This paper presents the first microwave microfluidic crude oil/water cut sensor. Anhydrous crude oil is been tested and the device provides a measurable frequency shift of 500MHz at 50% (vol.) water content and a 50MHz shift for a 5% (vol.) water concentration. The sensor is realized with a low-cost direct write fabrication method. This involves laser ablation, inkjet printing, laser heating, along with low temperature thermal compression bonding of Poly (methylmethacrylate) (PMMA) sheets. By using localized laser sintering a conductivity of 2.5e6 S/m is achieved for silver nanoparticle ink without the need to heat the entire substrate above its glass transition temperature of (105 °C). The dielectric properties of PMMA are characterized to 1 GHz and a simulation model is offered for analyzing the dielectric properties of crude oil. This work demonstrates that a small form factor and low cost device is capable of precise water-cut measurements. © 2014 IEEE.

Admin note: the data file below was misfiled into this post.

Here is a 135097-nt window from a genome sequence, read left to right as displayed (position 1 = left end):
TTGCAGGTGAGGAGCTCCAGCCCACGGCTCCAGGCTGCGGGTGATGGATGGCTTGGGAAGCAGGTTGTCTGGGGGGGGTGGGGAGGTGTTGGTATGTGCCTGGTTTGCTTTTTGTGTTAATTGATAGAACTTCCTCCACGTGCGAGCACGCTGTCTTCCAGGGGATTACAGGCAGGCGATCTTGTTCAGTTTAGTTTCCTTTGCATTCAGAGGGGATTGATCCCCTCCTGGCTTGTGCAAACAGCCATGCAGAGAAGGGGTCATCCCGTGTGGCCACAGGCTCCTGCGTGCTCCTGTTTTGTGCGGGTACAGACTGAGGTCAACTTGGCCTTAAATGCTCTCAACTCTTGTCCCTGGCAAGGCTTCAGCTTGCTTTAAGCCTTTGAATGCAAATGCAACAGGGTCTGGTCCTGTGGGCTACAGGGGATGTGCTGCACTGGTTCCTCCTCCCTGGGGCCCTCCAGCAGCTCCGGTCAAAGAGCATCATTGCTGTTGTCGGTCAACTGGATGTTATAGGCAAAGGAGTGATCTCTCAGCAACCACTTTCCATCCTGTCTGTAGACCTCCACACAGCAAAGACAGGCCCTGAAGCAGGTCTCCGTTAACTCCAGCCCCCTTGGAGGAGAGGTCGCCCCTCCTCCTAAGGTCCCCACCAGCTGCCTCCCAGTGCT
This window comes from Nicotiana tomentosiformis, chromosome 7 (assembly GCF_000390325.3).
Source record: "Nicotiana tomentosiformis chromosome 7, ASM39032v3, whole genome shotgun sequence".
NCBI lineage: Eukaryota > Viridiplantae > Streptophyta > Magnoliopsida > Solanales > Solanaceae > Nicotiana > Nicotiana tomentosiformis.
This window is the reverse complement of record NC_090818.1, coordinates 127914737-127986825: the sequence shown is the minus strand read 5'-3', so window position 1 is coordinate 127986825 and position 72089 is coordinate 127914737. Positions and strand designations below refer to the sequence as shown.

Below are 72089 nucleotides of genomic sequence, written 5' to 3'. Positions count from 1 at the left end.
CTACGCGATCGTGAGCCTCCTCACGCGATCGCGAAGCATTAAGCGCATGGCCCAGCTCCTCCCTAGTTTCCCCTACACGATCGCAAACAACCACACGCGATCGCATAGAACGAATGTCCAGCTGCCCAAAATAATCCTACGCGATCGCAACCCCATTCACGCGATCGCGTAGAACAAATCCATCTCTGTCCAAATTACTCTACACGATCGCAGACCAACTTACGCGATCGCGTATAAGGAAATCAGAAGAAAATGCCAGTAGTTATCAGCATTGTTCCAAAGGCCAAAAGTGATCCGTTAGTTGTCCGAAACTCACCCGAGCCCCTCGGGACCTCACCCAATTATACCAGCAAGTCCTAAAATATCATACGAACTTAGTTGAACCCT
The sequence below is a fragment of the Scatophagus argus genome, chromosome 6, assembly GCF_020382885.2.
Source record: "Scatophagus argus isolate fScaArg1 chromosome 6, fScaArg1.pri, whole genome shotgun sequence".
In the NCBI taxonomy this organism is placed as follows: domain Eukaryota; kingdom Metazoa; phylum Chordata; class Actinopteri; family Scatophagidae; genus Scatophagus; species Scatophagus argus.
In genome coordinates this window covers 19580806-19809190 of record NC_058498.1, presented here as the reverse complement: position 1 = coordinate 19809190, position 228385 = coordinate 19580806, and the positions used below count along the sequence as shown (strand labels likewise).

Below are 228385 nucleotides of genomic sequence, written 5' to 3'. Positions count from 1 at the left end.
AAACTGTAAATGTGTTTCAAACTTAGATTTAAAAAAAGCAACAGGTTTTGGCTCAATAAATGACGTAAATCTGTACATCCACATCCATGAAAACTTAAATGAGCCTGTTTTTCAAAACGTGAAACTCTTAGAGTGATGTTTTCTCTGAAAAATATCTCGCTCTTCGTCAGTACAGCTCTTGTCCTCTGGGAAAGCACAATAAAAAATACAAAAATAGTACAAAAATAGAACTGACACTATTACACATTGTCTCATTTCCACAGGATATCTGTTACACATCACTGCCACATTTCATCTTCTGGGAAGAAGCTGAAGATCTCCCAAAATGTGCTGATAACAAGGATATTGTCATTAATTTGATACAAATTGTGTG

|Original language||English (US)|
|Title of host publication||2014 IEEE MTT-S International Microwave Symposium (IMS2014)|
|Publisher||Institute of Electrical and Electronics Engineers (IEEE)|
|State||Published - Jun 2014|